Sunday, January 07, 2001

Steel makers off track


Tristate manufacturers feel pinch

By Mike Boyer
The Cincinnati Enquirer

        These are tough times in the nation's steel mills

        • Open-market prices for hot-rolled steel — a basic commodity used in other steel products and accounting for about half of all steel sold — have fallen to around $200 a ton, from about $300 a ton a year ago.

        • LTV Corp. in Cleveland, the nation's third-largest steel maker, last week became the latest in a string of steel industry bankruptcies this year. LTV sought court protection from creditors for the second time in 14 years after threatening to close and put 18,000 employees out of work.

        • In the face of a surge of imports, a group of U.S. steel producers — including Gallatin Steel near Ghent, Ky. — last week won U.S. International Trade Commission support for a new round of tariffs on imports of hot-rolled steel from 11 nations after arguing those low-price imports were unfairly hurting them.

        “We've been saying for years there was a train wreck coming in the hot-rolled steel market. Guess what? The train wreck is here,” said Alan McCoy, spokesman for AK Steel, which employs more than 5,000 in Middletown.

        Even AK Steel, which has been one of the most profitable U.S. steel makers for six years, isn't immune. Last month the company warned investors that while it expects to lead the industry in profitability again in 2000 when results are reported this month, earnings for the just-completed fourth quarter will be considerably lower than the $41.3 million, or 38 cents a share, in the third quarter. The company blamed falling spot market prices, higher energy costs and the costs of previously planned maintenance shutdowns.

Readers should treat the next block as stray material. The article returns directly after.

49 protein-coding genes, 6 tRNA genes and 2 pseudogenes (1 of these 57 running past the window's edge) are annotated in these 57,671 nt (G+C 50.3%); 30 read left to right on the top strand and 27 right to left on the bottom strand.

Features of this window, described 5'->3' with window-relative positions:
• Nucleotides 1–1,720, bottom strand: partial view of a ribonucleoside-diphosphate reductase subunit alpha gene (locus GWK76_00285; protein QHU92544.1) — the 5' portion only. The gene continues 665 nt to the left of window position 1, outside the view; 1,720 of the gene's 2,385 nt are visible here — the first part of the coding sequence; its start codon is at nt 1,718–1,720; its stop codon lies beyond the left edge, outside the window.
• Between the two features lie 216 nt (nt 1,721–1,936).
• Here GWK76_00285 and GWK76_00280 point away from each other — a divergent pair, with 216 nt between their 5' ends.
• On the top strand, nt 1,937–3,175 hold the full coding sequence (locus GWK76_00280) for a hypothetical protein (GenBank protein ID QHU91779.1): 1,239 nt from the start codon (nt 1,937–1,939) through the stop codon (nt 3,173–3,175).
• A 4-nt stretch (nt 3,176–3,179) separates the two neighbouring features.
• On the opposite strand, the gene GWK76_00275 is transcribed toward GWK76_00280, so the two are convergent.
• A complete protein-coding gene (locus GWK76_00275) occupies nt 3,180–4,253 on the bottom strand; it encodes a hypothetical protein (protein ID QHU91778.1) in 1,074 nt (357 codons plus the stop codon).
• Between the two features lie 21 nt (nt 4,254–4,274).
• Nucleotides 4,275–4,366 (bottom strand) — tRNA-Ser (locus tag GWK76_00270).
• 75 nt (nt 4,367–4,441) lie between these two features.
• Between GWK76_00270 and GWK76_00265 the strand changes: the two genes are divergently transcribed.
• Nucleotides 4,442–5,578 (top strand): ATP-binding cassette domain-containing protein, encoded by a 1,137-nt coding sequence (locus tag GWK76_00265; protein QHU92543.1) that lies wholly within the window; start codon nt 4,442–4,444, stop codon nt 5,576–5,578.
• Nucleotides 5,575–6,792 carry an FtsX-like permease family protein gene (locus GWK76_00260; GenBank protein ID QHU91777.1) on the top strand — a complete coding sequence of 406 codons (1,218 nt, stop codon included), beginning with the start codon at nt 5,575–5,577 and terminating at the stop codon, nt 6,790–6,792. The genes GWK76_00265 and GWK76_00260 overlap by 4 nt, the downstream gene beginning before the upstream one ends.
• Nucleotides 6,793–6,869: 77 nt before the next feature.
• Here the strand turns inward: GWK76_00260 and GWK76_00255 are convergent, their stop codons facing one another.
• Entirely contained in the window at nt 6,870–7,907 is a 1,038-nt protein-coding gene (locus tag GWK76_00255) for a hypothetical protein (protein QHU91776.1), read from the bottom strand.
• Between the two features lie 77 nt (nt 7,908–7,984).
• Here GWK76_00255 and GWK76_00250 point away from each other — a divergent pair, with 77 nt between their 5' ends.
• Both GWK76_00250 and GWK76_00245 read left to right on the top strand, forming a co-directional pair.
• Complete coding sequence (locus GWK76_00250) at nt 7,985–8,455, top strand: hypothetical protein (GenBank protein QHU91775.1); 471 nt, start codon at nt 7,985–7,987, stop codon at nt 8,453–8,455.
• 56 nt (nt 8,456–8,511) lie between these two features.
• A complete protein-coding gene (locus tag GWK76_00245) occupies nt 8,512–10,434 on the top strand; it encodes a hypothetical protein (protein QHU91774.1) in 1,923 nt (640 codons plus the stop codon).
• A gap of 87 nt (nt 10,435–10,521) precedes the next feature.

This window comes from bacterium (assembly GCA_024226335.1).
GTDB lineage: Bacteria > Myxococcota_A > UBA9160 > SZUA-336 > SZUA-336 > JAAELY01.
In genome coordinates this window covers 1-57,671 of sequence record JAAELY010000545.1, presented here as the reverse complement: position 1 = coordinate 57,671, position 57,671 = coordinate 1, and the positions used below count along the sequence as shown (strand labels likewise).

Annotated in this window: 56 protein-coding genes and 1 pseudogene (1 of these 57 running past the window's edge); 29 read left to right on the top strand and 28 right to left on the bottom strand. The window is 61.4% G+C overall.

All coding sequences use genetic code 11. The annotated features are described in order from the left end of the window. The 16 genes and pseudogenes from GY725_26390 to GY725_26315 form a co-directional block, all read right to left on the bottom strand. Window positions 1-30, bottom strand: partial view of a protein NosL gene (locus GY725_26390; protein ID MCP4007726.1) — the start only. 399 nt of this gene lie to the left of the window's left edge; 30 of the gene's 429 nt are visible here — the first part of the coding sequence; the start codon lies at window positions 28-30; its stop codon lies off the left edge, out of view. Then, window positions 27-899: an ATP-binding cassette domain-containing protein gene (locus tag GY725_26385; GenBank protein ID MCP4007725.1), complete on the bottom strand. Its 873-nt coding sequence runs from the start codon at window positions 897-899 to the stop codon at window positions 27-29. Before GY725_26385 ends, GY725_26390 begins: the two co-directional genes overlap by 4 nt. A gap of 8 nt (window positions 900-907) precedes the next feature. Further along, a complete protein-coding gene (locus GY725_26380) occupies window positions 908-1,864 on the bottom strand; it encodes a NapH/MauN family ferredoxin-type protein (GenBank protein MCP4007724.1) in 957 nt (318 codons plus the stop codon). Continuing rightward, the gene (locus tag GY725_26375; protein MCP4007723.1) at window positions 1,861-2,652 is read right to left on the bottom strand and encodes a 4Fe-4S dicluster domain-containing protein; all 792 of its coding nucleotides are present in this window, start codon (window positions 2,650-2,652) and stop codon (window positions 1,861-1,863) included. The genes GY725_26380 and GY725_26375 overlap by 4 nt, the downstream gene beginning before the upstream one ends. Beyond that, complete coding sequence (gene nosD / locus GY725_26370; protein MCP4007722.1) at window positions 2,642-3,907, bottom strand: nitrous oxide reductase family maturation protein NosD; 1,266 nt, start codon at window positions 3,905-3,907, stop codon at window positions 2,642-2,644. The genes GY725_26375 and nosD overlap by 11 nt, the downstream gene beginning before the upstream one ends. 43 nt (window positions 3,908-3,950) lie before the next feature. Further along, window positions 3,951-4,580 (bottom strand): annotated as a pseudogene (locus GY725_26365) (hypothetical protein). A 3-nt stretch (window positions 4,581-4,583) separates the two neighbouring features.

Mr. McCoy said AK Steel hasn't laid off any employees, but some in its steel melting operations are working fewer shifts as the company tries to bring production into balance with expected shipments and inventories.

        “What surprised many people is how fast and how far the prices have fallen in the spot market,” Mr. McCoy said. “Virtually everyone predicted that with the surge in imports, prices were going to soften. What surprised a lot of people is how far and how low they've continued to go.”

        Automotive customers account for more than half of AK Steel's business.

        “We're seeing some slowdown there,” Mr. McCoy said. “That market is still in better shape than some of the others,” such as appliances. “Now that could change and we're watching that very closely.”

        Likewise, Gallatin Steel, a 5-year-old joint venture of Canadian steel makers Dofasco Inc. and Co-Steel Inc., hasn't laid off any of its 370 employees, said Don B. Dailey, vice president and general manager.

        But the company has assigned some employees to nonproduction jobs such as working out process improvements and solving problems as the market has softened.

        In November, Gallatin produced about 75,000 tons of steel, about 60 percent of its 125,000 tons a month capacity, Mr. Dailey said. While production improved last month to around 95,000 tons, Mr. Dailey said, “We're concerned. We don't think anybody's making money in the steel sheet market right now. ... I think it could get worse before it gets better.”

        The Federal Reserve's action last week cutting interest rates by half a percentage point won't have any impact on the steel market until at least mid-year, analysts think.

        “Hopefully, over a six-month horizon, it will improve the demand picture somewhat,” said Michael Gambardella, steel analyst with J.P. Morgan Chase & Co. in New York. “But short term it won't have much of a benefit.”
       Glut on the market

        Although LTV officials have blamed a flood of foreign imports, a weaker economy and higher energy prices for its problems, analysts said the industry's problems underscore more fundamental issues

        • Too much steel-making capacity globally.

        • The high value of the U.S. dollar against other currencies, which makes America an attractive market.

        • Misguided steel management and government policies.

        Analysts estimate global steel capacity exceeds demand by as much as 100 million tons or more.

        Many developing nations see a new steel plant as a quick way to build their economies.